Chronic wounds can be notoriously difficult for many clinicians to manage. It is only natural, then, that we are always looking for the newest, most technologically advanced dressings and treatments to help.

Let’s use the example of pressure injuries, a relatively common type of chronic wound. Despite our best efforts, to date, no advanced wound dressings have been shown to be any better than any other dressings. It can be quite difficult to assess whether chronic wounds are infected. We found that the presence of increasing pain may make infection of a chronic wound more likely. It is still unclear what, if any, blood tests or quantitative swab cultures are most diagnostic. Relatively few well-designed RCTs assessing prevention and management of pressure injuries, and management of infection in chronic wounds, have been completed.

For the prevention of pressure injuries, all manner of technologically advanced pressure-reducing surfaces is being evaluated, including mechanically rotating beds. Ultimately all these mattresses can just be divided into two types: non-powered—such as mattresses filled with air, water, gel, foam or a combination of these—and powered—use electricity, such as air-fluidized mattresses, low-air-loss beds, and alternating-pressure mattresses. Available evidence shows that mattress overlays on operating tables may decrease the incidence of postoperative pressure injuries. Specialized foam and specialized sheepskin overlays reduce incidence compared with standard hospital mattresses. But despite the enormous cost of powered mattresses as compared with non-powered, the differences between them in terms of clinical outcomes is not clear. It is probably reasonable, as most guidelines suggest, to use the non-powered mattresses for prevention of pressure injuries and management of deep-tissue injuries, stage 1 and stage 2. For anything more than a stage 3 pressure injuries, a powered mattress would be appropriate. Repositioning, hardly a technological advance but remarkably difficult to implement, remains a mainstay of pressure injury prevention and management.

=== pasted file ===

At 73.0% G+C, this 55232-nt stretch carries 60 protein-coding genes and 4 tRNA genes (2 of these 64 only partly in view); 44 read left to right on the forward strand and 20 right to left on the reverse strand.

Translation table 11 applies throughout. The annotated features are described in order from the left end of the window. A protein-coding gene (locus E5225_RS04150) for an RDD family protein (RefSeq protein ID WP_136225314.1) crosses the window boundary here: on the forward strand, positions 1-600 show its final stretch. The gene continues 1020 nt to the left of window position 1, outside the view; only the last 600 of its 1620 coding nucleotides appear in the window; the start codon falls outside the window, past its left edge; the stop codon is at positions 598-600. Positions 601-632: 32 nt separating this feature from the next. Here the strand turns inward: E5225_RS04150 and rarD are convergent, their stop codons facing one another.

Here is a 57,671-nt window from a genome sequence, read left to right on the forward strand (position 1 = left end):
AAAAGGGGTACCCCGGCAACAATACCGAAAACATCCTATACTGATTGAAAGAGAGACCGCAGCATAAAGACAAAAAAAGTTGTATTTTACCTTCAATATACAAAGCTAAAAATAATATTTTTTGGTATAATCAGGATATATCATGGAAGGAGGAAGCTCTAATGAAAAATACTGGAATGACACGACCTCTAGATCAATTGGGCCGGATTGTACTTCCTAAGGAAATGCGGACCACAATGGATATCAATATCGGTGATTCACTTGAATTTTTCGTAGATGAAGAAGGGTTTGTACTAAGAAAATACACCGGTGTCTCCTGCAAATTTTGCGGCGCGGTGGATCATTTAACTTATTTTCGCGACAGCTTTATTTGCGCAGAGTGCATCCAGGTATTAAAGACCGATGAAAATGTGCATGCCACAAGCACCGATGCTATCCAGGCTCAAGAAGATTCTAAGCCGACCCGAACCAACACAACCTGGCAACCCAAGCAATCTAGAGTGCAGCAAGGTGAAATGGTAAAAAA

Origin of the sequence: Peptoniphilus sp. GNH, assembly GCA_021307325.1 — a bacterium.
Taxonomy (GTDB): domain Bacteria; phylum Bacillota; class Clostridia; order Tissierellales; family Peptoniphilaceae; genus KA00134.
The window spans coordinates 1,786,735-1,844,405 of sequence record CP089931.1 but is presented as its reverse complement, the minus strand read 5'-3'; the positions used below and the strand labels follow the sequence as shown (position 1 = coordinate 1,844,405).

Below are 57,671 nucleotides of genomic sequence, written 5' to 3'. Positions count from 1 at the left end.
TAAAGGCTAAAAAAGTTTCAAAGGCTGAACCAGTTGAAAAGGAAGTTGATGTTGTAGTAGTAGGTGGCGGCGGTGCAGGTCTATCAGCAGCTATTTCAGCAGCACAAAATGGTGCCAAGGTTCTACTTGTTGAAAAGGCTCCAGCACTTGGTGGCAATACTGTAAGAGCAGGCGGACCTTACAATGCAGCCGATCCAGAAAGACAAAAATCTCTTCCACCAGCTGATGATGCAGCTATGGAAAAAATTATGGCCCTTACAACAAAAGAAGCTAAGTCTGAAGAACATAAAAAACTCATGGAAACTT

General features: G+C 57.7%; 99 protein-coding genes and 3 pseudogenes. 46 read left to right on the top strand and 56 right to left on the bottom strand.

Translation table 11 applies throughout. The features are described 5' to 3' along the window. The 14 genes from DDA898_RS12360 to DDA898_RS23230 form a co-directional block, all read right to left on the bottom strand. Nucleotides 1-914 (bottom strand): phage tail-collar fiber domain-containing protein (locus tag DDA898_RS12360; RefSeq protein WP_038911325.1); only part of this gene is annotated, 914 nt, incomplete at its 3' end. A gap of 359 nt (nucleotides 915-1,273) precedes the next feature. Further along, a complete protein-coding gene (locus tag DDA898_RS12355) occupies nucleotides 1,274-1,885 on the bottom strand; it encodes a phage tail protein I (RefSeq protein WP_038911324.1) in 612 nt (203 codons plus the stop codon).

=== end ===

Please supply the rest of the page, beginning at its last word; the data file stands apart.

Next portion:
Technological advancements in nutrition for prevention and treatment of pressure injuries also have not borne out. Consulting a dietician and ensuring adequate total calorie and total protein requirements appear most appropriate. The most exciting technological advance in wound care is telehealth. Patients with chronic wounds, in particular, pressure injuries, are likely either older, chronically ill and have difficulty ambulating. Getting out of their place of residence to visit the doctor can be expensive and an ordeal. Wound care often requires frequent visits to a healthcare facility for wound measurements, assessment for potential infection, and debridement. There have been many studies demonstrating the feasibility and validity in the use of telehealth for other aspects of dermatology. Wound care is ideal for telemedicine. Telemedicine can —and is—used in several different ways. Photographs can be taken and sent via a secure electronic transfer to the wound care team. Video consults with the wound care team are another option. Either way, these methods can markedly reduce the number of in-person clinic visits in a population that likely finds these visits onerous.

What remains fundamental to chronic wound care continue to be the triad of managing the underlying contributing factors—such as limited mobility, arterial sufficiency, diabetes, venous stasis —and local wound care— moisture balance, bacterial balance, and debridement in a healable wound. Clinicians should continue to focus on these basics of chronic wound management until better-designed studies can be completed to prove the efficacy of expensive wound dressings and adjunctive therapies. Telemedicine is a welcome technological advance in the field.